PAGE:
Russian authorities have great views of the Arctic, although economic the situation in the country, as well as a number of other circumstances, will hardly allow Moscow to realize all the plans in this region. This opinion was expressed by Luc Coffey, director of the Center for External policy Douglas and Sarah Ellison at The Heritage Foundation. His article was published by the Saudi English-language newspaper Arab News.
The Kremlin seeks to promote its economic interests in the Arctic. Half of the Arctic territory and the same proportion of the population of this entire region are located in Russia. Also in the Far North are large reserves of oil and gas.
According to some estimates, in the next fifteen years, the strategy [of the development of the Russian North to 2035] could bring up to 15 trillion. rubles (200 billion dollars) of investments. However, in the context of economic stagnation and lower oil prices, it is still unknown where Russia will get such funds
- the author reports.
Moscow hopes that the Northern Sea Route will be one of the most important shipping lanes in the world, and will even become a competitor to the Suez Canal, compared with which the Arctic crossing significantly reduces the time and distance from Europe to East Asia.
However, these plans are hardly feasible. In 2019, only 37 vessels passed the Northern Sea Route, compared to 18 that passed the Suez Canal over the same period. Apparently, there is still a long way to go before the Northern Sea Route becomes a serious competitor to Suez, if it ever happens, the article says.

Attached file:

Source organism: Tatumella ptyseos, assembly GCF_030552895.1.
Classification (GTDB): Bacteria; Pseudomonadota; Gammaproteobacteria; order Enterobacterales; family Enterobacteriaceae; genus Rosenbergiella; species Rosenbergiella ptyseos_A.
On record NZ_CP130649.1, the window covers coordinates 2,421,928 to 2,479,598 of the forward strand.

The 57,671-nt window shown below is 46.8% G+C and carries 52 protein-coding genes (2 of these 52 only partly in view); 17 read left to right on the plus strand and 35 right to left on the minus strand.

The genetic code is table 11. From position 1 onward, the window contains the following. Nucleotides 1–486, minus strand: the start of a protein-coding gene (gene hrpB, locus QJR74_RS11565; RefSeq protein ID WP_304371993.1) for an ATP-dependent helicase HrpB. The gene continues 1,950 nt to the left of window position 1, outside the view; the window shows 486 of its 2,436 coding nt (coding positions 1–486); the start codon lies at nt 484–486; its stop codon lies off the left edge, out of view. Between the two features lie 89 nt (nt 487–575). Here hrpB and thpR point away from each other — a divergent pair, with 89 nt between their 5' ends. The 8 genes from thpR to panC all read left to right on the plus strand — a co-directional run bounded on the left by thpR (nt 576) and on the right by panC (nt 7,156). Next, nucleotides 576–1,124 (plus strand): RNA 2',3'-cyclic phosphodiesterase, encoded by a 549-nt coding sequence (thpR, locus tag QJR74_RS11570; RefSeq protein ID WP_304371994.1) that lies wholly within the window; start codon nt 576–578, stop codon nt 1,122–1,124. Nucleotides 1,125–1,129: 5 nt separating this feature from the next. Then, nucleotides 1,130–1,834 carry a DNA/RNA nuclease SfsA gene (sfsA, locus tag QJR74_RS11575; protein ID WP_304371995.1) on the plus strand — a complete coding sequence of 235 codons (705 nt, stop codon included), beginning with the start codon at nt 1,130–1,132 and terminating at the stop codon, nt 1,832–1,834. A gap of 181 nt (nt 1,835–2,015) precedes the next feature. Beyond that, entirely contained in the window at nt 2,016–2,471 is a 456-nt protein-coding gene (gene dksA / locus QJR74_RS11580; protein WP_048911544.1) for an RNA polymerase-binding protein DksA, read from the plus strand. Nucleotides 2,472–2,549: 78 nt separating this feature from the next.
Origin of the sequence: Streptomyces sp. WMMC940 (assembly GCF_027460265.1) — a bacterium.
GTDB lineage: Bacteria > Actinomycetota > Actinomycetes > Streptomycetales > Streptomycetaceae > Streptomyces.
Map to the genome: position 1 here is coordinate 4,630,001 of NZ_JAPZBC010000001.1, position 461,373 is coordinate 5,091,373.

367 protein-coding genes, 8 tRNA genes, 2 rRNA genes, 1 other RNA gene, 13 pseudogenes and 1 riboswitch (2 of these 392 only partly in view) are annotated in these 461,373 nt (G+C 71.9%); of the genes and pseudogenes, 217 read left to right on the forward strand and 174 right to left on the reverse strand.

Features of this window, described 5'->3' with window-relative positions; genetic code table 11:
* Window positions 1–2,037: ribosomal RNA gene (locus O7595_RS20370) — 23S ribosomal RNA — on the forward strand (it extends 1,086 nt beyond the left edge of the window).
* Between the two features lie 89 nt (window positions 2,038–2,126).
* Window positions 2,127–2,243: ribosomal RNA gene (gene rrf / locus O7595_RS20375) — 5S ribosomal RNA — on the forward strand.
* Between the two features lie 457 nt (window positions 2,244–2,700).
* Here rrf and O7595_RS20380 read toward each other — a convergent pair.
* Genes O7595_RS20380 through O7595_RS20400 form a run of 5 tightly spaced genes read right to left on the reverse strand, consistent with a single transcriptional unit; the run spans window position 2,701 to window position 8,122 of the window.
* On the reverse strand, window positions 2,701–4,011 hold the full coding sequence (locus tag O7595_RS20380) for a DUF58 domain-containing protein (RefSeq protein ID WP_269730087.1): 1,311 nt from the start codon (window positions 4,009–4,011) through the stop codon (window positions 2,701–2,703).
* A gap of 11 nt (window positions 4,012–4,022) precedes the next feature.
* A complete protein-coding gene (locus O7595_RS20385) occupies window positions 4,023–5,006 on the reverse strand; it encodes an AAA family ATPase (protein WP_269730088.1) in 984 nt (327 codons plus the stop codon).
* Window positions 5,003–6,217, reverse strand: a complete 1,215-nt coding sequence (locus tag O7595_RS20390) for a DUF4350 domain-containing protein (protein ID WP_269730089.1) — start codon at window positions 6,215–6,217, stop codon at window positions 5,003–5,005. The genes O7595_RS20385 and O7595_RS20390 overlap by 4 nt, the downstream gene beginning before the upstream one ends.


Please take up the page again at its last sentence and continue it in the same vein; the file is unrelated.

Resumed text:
The results of the study [...] show that Arctic shipping can become economically feasible around 2040 if the ice cover continues to decline at the current pace.
- The extract from the report of the Copenhagen Business School from 2016 is given in the publication.
Russia is trying to control the Northern Sea Route, writes Mr. Koffi, even going against established international rules. Last year, the Russian Federation announced that it was introducing strict navigation rules even outside the Russian territorial waters. This cannot but attract attention from NATO.
The expert did not forget to mention the “militarization” of the Arctic, recalling that the Northern Fleet is the most powerful in the Russian Navy today. Summing up, the author expressed the opinion that, although most of the world's attention to Russia is concentrated on its “heinous actions in Syria or the illegal annexation of Crimea,” Moscow’s ambitions in the Arctic should not be ignored.